View Full Version : My experience with baritone, Low-G, Re-entrant

03-16-2011, 03:07 PM
I got a baritone uke so I've been tinkering with it and with different strings on my old tenor fluke. I'm probably not breaking new ground with anything here but I thought I'd share my experience.

I went into the guitar shop just looking for strings, but walked out with a new Kala baritone... It sounded amazing and the price was marked down to where it was hard to pass up. Plus my girlfriend was looking for an anniversary gift, so it was practically meant to be. Right away I loved that I could get properly voiced major seven chords out of it. And the sustain is gorgeous. Having played uke for a year, I knew to check the intonation, and it was very good. Not flawless, but close. Better than my Fluke at home, which gets a little tangy around six or seven frets up the C string. And no instrument is perfect.

The common complaint about the baritone is that it's too much like a guitar for ukers and too much like a uke for guitar players. But I don't have a problem with it. The two lower strings do sound guitar-y but the overall sound of chords and melodies has that uke mellowness to it.

I have to think more about chord positions on the bari, because having more low end also means that chords don't sound as good outside of root position. But that's a worthy trade-off because the instrument has a lot more practical range to play chords in.

The appearance of it is totally conventional, which I tend to dislike. That's why I chose a Fluke for my first uke. But there's no arguing with the sound, and when I look at the wood grain I have to admit that it looks really nice in spite of my eccentric tastes. On the back of the headstock is a Made in China sticker to remind me that I probably lucked out big time on the quality of this uke.

DGBE tuning is kind of breaking my brain. Today I looked over some chord progressions I'd scribbled down over the past few days, and realized I'd jumbled things up, and had to ask myself things like "did I really mean to put B minor there or did I mean F#?" It's going to take some practice to keep both tunings in ready-to-play proficiency. But then, practicing two ukes every day is not a sad fate.

Anyways, the other part of this story is the restringing of my Fluke. It came with black strings that had a nice mellow sound that I liked enough that I didn't get around to changing them 'til now. I'd read that Aquila was the popular brand so I tried those; the guitar shop only had them with low G. I'd been meaning to try that as well.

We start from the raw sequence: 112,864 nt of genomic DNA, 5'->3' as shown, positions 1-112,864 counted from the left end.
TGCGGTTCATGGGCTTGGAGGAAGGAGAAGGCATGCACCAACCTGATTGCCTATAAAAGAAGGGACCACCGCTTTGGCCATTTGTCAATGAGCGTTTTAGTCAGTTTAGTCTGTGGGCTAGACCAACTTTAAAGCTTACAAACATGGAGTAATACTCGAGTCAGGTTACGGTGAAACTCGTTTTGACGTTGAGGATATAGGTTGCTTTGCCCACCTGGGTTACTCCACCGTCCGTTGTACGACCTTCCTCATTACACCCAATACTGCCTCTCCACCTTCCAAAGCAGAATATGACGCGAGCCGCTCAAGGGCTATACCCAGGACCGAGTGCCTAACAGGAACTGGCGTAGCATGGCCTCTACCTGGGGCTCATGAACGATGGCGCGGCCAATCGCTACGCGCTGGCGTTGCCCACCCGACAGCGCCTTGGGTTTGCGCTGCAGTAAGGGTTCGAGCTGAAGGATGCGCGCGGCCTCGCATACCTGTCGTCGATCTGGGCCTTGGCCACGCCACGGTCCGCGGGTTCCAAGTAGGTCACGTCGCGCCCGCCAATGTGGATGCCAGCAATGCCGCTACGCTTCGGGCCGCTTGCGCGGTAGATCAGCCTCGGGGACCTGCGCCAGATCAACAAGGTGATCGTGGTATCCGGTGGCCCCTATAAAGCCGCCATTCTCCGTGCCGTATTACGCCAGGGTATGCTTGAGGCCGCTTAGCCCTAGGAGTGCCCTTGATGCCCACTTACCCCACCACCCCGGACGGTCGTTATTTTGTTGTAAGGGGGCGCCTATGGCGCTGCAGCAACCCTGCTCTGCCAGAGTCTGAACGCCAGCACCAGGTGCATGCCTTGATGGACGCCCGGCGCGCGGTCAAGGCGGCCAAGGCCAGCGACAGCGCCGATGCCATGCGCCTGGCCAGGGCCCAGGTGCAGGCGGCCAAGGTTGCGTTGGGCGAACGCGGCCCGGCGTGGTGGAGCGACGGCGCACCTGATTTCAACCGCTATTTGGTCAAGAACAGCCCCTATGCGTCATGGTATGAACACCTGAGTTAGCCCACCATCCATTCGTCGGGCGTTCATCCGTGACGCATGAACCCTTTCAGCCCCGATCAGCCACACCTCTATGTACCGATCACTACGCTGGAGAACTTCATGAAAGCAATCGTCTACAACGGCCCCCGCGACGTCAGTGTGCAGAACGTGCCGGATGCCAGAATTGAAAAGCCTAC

The Aquilas seem a little too loud and punchy on my fluke. You might think "is that a bad thing?" but it seems kinda flat, not as pleasing. I'll give them more time, though, because I might just be used to the way it sounded before.

I was also not so impressed by the low G, and I ended up putting the old G string back on. Yeah, it was neat to hear those lower notes coming out of my fluke but it wasn't like I gained that much range, just a fourth from G through B, and it threw off a lot of the chord voicings I've learned. Like on the baritone, chords started sounding weird if they were in second inversion, which limited how I could play progressions and have them sound right. F major in particular was hard to find a good position for, where it had been dead simple in re-entrant tuning.

Funny how I love low wound strings on the bari but dislike them on a standard uke. Of course, if I'd started out with a low-G, I might feel differently now. And I must try an 8-string uke some day - that goes on my wishlist alongside an electric uke.

03-16-2011, 03:17 PM
I have baritones strung low- and high-D, and I've played one with GCEA tuning. By far the high-D sounds better to my ears. The GCEA tuning was too stiff and the strings felt immovable, very hard on the fingers. Low-D is okay for some songs but overall I like the high-D.

03-17-2011, 02:25 AM
I just put a low G on one of my tenors. Still unsure if I like it. I had given it a brief try before but didn't like it then either. Thought it was the uke then, but it appears I may have been wrong (is there another Fluke in my future?). I think I will take it off and put it on a lesser played uke. I'm not giving up on low G yet, but I've yet to make it really work for me.

Good score on the bari. I keep a low D on mine and think it sounds good on most songs.

Not sure why low D works for me and low G doesn't. Maybe I secretly view the bari as more guitar then uke.